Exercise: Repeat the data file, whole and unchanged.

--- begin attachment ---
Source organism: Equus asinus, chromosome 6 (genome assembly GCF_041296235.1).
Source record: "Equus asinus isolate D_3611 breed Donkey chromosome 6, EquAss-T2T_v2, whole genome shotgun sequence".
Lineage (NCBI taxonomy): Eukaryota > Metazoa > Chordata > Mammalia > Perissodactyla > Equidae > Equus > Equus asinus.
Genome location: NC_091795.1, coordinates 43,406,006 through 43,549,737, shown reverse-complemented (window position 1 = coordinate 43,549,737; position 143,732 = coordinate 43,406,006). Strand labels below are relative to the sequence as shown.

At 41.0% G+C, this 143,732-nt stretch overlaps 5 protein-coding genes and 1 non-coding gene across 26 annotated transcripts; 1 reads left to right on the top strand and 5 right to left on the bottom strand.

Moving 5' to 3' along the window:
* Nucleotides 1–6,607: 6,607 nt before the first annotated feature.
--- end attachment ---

Source organism: Equus asinus, chromosome 6 (genome assembly GCF_041296235.1).
Source record: "Equus asinus isolate D_3611 breed Donkey chromosome 6, EquAss-T2T_v2, whole genome shotgun sequence".
Lineage (NCBI taxonomy): Eukaryota > Metazoa > Chordata > Mammalia > Perissodactyla > Equidae > Equus > Equus asinus.
Genome location: NC_091795.1, coordinates 43,406,006 through 43,549,737, shown reverse-complemented (window position 1 = coordinate 43,549,737; position 143,732 = coordinate 43,406,006). Strand labels below are relative to the sequence as shown.

At 41.0% G+C, this 143,732-nt stretch overlaps 5 protein-coding genes and 1 non-coding gene across 26 annotated transcripts; 1 reads left to right on the top strand and 5 right to left on the bottom strand.

Moving 5' to 3' along the window:
* Nucleotides 1–6,607: 6,607 nt before the first annotated feature.